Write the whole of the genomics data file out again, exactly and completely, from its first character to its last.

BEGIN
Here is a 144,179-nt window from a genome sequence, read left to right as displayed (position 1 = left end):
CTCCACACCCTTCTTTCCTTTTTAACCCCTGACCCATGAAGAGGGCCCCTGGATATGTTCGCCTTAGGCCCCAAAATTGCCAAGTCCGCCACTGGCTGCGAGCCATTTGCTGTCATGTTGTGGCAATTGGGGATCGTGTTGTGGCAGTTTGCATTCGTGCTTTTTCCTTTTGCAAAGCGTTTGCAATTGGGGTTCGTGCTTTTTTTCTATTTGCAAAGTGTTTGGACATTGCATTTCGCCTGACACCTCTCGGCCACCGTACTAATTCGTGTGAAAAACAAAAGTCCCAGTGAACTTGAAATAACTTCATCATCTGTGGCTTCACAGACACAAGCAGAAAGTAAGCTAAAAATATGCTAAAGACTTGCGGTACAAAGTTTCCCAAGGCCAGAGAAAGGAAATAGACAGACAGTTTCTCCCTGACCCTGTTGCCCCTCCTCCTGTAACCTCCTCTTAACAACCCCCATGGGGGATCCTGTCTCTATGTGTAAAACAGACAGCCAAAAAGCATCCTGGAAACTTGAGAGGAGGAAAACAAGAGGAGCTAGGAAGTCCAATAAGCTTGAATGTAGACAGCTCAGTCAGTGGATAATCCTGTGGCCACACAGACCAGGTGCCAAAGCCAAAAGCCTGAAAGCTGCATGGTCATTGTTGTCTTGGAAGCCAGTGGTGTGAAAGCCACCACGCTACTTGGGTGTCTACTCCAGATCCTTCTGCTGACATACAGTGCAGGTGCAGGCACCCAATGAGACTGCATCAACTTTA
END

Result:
Here is a 144,179-nt window from a genome sequence, read left to right as displayed (position 1 = left end):
CTCCACACCCTTCTTTCCTTTTTAACCCCTGACCCATGAAGAGGGCCCCTGGATATGTTCGCCTTAGGCCCCAAAATTGCCAAGTCCGCCACTGGCTGCGAGCCATTTGCTGTCATGTTGTGGCAATTGGGGATCGTGTTGTGGCAGTTTGCATTCGTGCTTTTTCCTTTTGCAAAGCGTTTGCAATTGGGGTTCGTGCTTTTTTTCTATTTGCAAAGTGTTTGGACATTGCATTTCGCCTGACACCTCTCGGCCACCGTACTAATTCGTGTGAAAAACAAAAGTCCCAGTGAACTTGAAATAACTTCATCATCTGTGGCTTCACAGACACAAGCAGAAAGTAAGCTAAAAATATGCTAAAGACTTGCGGTACAAAGTTTCCCAAGGCCAGAGAAAGGAAATAGACAGACAGTTTCTCCCTGACCCTGTTGCCCCTCCTCCTGTAACCTCCTCTTAACAACCCCCATGGGGGATCCTGTCTCTATGTGTAAAACAGACAGCCAAAAAGCATCCTGGAAACTTGAGAGGAGGAAAACAAGAGGAGCTAGGAAGTCCAATAAGCTTGAATGTAGACAGCTCAGTCAGTGGATAATCCTGTGGCCACACAGACCAGGTGCCAAAGCCAAAAGCCTGAAAGCTGCATGGTCATTGTTGTCTTGGAAGCCAGTGGTGTGAAAGCCACCACGCTACTTGGGTGTCTACTCCAGATCCTTCTGCTGACATACAGTGCAGGTGCAGGCACCCAATGAGACTGCATCAACTTTA